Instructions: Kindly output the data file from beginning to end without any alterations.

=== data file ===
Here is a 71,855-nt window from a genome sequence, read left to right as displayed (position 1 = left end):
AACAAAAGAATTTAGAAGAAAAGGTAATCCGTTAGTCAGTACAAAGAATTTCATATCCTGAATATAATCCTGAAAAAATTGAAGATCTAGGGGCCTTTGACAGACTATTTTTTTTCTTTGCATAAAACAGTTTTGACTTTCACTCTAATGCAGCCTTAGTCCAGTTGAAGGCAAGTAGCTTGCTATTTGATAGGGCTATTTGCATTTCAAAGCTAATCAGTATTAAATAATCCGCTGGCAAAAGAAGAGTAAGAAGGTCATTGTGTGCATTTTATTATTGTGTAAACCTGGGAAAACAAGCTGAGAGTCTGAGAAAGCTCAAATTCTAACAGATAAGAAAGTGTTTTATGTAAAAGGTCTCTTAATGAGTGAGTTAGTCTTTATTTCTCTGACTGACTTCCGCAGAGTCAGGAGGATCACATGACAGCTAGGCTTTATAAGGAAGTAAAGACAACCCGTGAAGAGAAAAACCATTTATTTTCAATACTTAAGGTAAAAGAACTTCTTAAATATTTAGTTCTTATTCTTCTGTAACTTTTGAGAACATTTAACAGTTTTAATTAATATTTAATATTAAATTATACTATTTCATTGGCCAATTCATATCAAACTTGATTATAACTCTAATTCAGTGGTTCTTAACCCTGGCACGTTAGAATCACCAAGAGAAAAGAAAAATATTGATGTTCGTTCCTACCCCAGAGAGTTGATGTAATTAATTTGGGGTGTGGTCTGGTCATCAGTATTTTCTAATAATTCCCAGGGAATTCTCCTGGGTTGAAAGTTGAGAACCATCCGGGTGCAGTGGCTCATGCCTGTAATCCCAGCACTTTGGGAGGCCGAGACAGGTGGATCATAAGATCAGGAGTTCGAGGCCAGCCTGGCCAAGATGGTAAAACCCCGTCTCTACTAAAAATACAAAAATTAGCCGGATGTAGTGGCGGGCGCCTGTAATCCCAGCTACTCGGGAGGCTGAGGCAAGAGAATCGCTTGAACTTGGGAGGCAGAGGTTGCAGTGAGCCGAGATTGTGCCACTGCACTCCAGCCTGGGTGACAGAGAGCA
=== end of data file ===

Here is a 71,855-nt window from a genome sequence, read left to right as displayed (position 1 = left end):
AACAAAAGAATTTAGAAGAAAAGGTAATCCGTTAGTCAGTACAAAGAATTTCATATCCTGAATATAATCCTGAAAAAATTGAAGATCTAGGGGCCTTTGACAGACTATTTTTTTTCTTTGCATAAAACAGTTTTGACTTTCACTCTAATGCAGCCTTAGTCCAGTTGAAGGCAAGTAGCTTGCTATTTGATAGGGCTATTTGCATTTCAAAGCTAATCAGTATTAAATAATCCGCTGGCAAAAGAAGAGTAAGAAGGTCATTGTGTGCATTTTATTATTGTGTAAACCTGGGAAAACAAGCTGAGAGTCTGAGAAAGCTCAAATTCTAACAGATAAGAAAGTGTTTTATGTAAAAGGTCTCTTAATGAGTGAGTTAGTCTTTATTTCTCTGACTGACTTCCGCAGAGTCAGGAGGATCACATGACAGCTAGGCTTTATAAGGAAGTAAAGACAACCCGTGAAGAGAAAAACCATTTATTTTCAATACTTAAGGTAAAAGAACTTCTTAAATATTTAGTTCTTATTCTTCTGTAACTTTTGAGAACATTTAACAGTTTTAATTAATATTTAATATTAAATTATACTATTTCATTGGCCAATTCATATCAAACTTGATTATAACTCTAATTCAGTGGTTCTTAACCCTGGCACGTTAGAATCACCAAGAGAAAAGAAAAATATTGATGTTCGTTCCTACCCCAGAGAGTTGATGTAATTAATTTGGGGTGTGGTCTGGTCATCAGTATTTTCTAATAATTCCCAGGGAATTCTCCTGGGTTGAAAGTTGAGAACCATCCGGGTGCAGTGGCTCATGCCTGTAATCCCAGCACTTTGGGAGGCCGAGACAGGTGGATCATAAGATCAGGAGTTCGAGGCCAGCCTGGCCAAGATGGTAAAACCCCGTCTCTACTAAAAATACAAAAATTAGCCGGATGTAGTGGCGGGCGCCTGTAATCCCAGCTACTCGGGAGGCTGAGGCAAGAGAATCGCTTGAACTTGGGAGGCAGAGGTTGCAGTGAGCCGAGATTGTGCCACTGCACTCCAGCCTGGGTGACAGAGAGCA